Additional air through line 15 is mixed into the gas stream to reduce the H 8 concentration to about 5%. The mixture is preheated in the heater 16 to about 300 to 800 F. The heated mixture then passes through line 17 to a catalytic reactor 18 containing bauxite catalyst and the hydrogen sulfide is converted to elemental sulfur and water. The catalytic reactor 18 is also operated in the range of 300 to 800 F.; however, the temperature in the reactor is somewhat higher than the temperature of the inlet gas because the overall reaction is exothermic. A mixture of air, sulfur and water vapor is discharged from line 19 from the catalytic reactor 18 into a condenser 20 operating at 235 to 400 F. Preferred operation is in the range of 240 to 300 F. The condenser acts as a separator with molten sulfur leaving the bottom through line 21 at about 250 F. The excess air and water vapor are vented to the atmosphere through line 22. The sulfur product can be kept molten or allowed to solidify depending on its final commercial use.
The invention will be described further in conjunction with the following examples which are not intended to be limitative in nature.
EXAMPLE I Natural gas 4 containing 736 p.p.m. H S entered the bottom of a 20-plate absorption column 3 having cross section of 0.754 sq. ft. at a rate of 104.0 standard cubic feet per minute (s.c.f.m.). DMPEG solvent 1, which was recycled in the process, containing about 20 p.p.m. H S entered the top of the column 2 at 8.8 gallons/ minute. The column was operated at 460 p.s.i.a. and with solvent temperatures of 48 F. at the inlet and 55 F. at the exit. The effluent solvent contained 81 p.p.m. H 5 in effluent gas 5.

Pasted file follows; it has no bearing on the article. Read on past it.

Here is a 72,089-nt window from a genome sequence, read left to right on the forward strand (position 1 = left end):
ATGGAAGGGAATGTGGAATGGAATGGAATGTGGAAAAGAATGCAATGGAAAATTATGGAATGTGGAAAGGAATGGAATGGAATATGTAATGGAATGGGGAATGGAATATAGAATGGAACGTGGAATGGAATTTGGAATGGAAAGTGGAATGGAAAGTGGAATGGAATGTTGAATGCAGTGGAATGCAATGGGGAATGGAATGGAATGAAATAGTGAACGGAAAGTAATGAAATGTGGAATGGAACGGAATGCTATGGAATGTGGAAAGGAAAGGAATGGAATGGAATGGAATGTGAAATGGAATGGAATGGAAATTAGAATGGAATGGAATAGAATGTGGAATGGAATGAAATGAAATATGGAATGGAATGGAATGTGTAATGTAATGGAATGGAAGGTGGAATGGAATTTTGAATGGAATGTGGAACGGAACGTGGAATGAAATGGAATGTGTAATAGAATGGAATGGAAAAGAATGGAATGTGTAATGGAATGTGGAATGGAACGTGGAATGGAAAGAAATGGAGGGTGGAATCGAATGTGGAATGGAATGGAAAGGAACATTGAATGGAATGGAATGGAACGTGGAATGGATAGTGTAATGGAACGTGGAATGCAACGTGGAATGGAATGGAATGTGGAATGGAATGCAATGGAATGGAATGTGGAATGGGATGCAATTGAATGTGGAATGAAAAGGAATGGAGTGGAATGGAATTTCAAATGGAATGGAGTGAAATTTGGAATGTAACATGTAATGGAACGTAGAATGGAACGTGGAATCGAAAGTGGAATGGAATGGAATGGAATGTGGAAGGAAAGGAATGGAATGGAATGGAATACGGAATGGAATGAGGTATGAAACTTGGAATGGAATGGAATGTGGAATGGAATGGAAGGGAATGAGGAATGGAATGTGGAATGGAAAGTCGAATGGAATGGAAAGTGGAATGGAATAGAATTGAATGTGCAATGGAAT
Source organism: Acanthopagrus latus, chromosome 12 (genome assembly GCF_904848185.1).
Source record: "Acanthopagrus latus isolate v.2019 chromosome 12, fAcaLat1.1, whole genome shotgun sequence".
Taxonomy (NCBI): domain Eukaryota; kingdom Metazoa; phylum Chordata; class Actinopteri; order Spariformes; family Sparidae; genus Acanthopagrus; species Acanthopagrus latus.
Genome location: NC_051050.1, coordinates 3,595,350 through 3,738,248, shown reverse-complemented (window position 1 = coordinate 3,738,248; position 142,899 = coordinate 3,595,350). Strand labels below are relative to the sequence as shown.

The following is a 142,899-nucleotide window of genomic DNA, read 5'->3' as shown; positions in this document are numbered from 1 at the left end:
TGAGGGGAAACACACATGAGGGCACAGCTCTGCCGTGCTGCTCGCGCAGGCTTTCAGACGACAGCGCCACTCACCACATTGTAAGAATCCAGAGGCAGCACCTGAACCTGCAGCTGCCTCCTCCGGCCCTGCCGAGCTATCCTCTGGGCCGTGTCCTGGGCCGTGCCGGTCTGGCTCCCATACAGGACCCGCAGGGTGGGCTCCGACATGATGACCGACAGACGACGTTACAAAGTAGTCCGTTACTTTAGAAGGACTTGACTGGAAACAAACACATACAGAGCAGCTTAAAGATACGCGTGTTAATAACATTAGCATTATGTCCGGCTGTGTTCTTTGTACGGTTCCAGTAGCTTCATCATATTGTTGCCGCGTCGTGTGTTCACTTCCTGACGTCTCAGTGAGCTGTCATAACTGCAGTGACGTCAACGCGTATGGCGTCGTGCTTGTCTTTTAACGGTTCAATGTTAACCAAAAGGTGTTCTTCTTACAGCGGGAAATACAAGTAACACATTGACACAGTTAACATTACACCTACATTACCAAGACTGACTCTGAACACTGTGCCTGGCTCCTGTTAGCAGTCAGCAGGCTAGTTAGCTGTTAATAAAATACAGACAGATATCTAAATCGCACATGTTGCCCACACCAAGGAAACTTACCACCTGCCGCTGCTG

The solvent was then flashed in the flash tank 7 at 95 p.s.i.a. and at a temperature of about 46 F. Desorbed gas 8 was recycled to the absorber and the solvent was fed to stripper 10. The stripper was a 10-plate column having a cross-section of about 1.77 sq. ft. The stripper was operated at 20 mm. Hg (absolute) and with solvent temperature of about 50 F. Air was added at the rate of 0.30 s.c.f.m. at the bottom of the column to aid in stripping the H 5. The H 8 concentration in the solvent was reduced to about 20 p.p.m. The solvent 13 was then cooled in the cooler 14 to 48 F. and recycled to the absorber.
The H S-air gas mixture 12 (containing 0.02 s.c.f.m. of H 8) from the stripper was mixed with 0.08 s.c.f.m. or air 15; preheated in the heater 16 to 500 F. and then fed 17 to the reactor 18 containing 4.8 mesh Porocel catalyst (which was an activated bauxite with low iron content) operating at 550 F. The sulfur and water 19 vapors from the reactor were passed to the condenser 20 operating at about 250 F. The sulfur 21 was condensed and left the bottom of the condenser at 250 F. The water vapor and air 22 were vented to the atmosphere. Yield of elemental sulfur was about 92% of theory based on H 8 in the natural gas.
8 EXAMPLE 11 This example demonstrates that the process can be operated with excellent results when the stripping zone is at about atmospheric pressure.